The Balancing Act: ‘I Feel I Should Divorce Him’
Every other week, Sonali Gupta draws on more than 10 years of experience as a clinical psychologist to answer readers’ questions about parenting, family dynamics, relationships, mental health, and more.
Matters Of The Heart: I had an arranged marriage last year and did not know my husband well at the time of our wedding. After living with him these several months, I don’t feel a connection with him. We are always fighting because our thinking doesn’t match: he is very orthodox; I like to live my life on my own terms, and he wants me to change. He has lied to me about a lot of things that are trivial but I feel I can’t trust him anymore. I have given it a lot of thought and I feel I should divorce him but my parents think otherwise. I don’t know what to do. Can you help me decide for myself?
Sonali: It sounds to me that you feel frustrated and trapped in this relationship. The pressure from your parents is making it more difficult for you to take a decision. Sadly, I think this comes from the perspective that in India, we are always married to families rather than to individuals. Having said that, it’s a lifelong decision, and the ball lies in your court about whether you’d like to continue or opt for a divorce.
The first year of marriage can be quite difficult. More so in an arranged marriage as you begin to know your partner intimately, his habits, attitudes and his approach toward accepting you a person. You say your partner and you are very different in terms of your personality and outlook; the degree to which a couple can find a middle ground, learn to understand where their partner comes from, and respect each partner’s needs is what makes a marriage work. Trust is the foundation for marriage and if that’s shaky, it does seem like a red flag.
That you feel stuck in a loveless marriage out of societal pressure worries me. At some level, it will exhaust you and lead to more frustration and disillusionment. I always tell my clients that two good individuals don’t necessarily make for a good couple.
I would really suggest you and your partner go through couples counselling. This process can help both of you understand where your relationship needs work and then, take a well-informed decision. I would also suggest that, with your therapist, you two set up a timeline so that you have a measurable deadline to understand the scope of your relationship.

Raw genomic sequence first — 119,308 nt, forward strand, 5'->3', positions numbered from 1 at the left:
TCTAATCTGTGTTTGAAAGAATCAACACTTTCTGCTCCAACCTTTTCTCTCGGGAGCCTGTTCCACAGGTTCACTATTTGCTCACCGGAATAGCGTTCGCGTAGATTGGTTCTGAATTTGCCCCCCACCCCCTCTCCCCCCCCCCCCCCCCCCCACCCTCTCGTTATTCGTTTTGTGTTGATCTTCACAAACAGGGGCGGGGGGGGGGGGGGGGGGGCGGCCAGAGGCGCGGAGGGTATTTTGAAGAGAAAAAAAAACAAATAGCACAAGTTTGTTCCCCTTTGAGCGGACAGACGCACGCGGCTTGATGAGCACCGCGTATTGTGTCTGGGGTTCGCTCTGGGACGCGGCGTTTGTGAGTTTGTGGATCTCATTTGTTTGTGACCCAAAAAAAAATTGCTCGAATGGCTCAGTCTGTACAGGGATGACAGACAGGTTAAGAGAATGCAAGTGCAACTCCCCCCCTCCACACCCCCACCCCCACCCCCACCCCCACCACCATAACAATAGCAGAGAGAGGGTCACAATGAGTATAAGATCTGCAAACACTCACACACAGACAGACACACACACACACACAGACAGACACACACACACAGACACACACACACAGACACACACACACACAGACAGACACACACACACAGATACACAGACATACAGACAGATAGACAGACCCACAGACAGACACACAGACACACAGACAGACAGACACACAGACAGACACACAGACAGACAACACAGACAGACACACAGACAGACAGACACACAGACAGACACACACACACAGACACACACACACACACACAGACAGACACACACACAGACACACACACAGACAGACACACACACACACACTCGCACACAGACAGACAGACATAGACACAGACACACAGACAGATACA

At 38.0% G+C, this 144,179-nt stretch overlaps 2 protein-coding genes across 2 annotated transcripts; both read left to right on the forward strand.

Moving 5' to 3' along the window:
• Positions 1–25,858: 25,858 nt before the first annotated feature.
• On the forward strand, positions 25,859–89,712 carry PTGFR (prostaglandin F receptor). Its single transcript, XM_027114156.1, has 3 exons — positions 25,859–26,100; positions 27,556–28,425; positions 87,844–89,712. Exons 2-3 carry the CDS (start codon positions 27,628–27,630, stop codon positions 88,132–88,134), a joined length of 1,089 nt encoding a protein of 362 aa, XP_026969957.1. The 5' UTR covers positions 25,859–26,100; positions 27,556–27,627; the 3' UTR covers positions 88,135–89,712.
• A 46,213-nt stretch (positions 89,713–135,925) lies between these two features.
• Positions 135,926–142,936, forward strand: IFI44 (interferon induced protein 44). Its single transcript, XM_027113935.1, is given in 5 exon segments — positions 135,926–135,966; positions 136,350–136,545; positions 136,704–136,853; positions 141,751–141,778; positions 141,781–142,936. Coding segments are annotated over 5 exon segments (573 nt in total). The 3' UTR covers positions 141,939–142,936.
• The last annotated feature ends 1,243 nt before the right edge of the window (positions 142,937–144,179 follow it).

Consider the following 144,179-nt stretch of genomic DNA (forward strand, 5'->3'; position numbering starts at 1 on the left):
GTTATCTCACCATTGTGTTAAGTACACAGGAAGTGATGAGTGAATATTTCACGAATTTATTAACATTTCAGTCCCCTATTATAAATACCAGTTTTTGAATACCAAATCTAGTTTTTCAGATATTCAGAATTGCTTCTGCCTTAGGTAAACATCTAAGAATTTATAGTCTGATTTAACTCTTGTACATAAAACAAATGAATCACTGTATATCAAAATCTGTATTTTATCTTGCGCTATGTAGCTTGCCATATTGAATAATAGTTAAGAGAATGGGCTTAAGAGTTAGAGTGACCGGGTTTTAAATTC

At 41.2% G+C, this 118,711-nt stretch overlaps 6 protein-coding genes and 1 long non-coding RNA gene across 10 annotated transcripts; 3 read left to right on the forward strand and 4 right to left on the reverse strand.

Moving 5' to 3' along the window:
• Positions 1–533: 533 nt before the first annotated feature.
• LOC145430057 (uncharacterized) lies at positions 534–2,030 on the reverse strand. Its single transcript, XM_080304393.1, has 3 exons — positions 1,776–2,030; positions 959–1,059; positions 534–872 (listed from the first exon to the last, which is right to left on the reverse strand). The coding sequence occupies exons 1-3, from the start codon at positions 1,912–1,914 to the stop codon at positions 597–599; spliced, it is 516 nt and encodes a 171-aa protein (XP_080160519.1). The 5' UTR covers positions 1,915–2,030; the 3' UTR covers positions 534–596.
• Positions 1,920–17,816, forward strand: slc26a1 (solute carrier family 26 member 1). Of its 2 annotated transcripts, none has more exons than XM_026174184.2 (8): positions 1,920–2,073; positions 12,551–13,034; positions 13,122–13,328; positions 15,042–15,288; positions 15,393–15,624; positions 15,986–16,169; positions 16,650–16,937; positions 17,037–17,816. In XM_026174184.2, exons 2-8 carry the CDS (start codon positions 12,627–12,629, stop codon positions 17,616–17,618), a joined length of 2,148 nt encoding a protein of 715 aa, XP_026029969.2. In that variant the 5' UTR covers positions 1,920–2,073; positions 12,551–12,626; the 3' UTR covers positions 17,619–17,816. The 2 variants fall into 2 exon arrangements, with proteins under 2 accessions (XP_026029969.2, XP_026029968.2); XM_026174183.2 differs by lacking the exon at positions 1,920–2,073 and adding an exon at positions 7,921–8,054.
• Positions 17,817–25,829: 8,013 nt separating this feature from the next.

A lot of marriages that look intact on the outside may not be strong enough to take the blows as the relationship grows over years. Sometimes we need to trust our own instincts around self-care and happiness in long-term relationships.
Whatever you do, I suggest you decide soon. Not making a decision is a decision in itself.
Gone Girl: I met a girl on Twitter. We became very good friends over time. I respected her a lot. At first it was anonymous, but over time, we shared phone numbers and chatted on Whatsapp. We met once, when I went to her city to visit relatives. We shared minutest details about her life—we were best buddies. Then I planned a surprise for her birthday: I went to her town with a gift. When I told her I was there, she was shocked (can’t tell happy or sad). We unfortunately couldn’t meet. I was upset for two days, and my phone was switched off. On the third day I found out she deactivated her Whatsapp. I tried calling, but she switched off her phone. Then she messaged, asking me to leave her alone and saying that no one can be happy around her and that people always leave. I tried talking to her brother, who said she’s out of town temporarily. I don’t know why she did this and I am terribly upset for weeks. What shall I do now?
Sonali: Not having closure or knowing the exact reasons for a drift in friendship or a relationship can make us feel very stuck. From what I understand, you did emotionally connect with each other, and the relationship progressed. Having said that, people approach intimate relationships very differently. Every person has his or her own ideas about the pace at which he or she likes relationships to progress and reacts accordingly. So it would be difficult to judge how she felt about the surprise visit. It’s also difficult to judge how she interpreted the two days when your phone was switched off; when technology breaks down, it can create anxiety and scope for miscommunication.
From her message, it sounds like she might fear abandonment by other people. This may come from her past experiences with intimate relationships. In matters of the heart, sometimes our own personal turmoil can impact how we perceive relationships.
Relationships function in a space of mutuality and reciprocation, so it is important to respect her space. Even if we don’t understand the other person’s reasons or motives, we have to accept that in moments like these, the control is beyond us; whatever alternatives or reasons you contemplate will ultimately remain hypotheses. It is important not to engage in self-blame and to understand that there is a part of the story which you may not be aware of. Be kind to yourself, and if you continue to feel emotionally stuck, seek out a counsellor or the support of friends and family who can help you heal.
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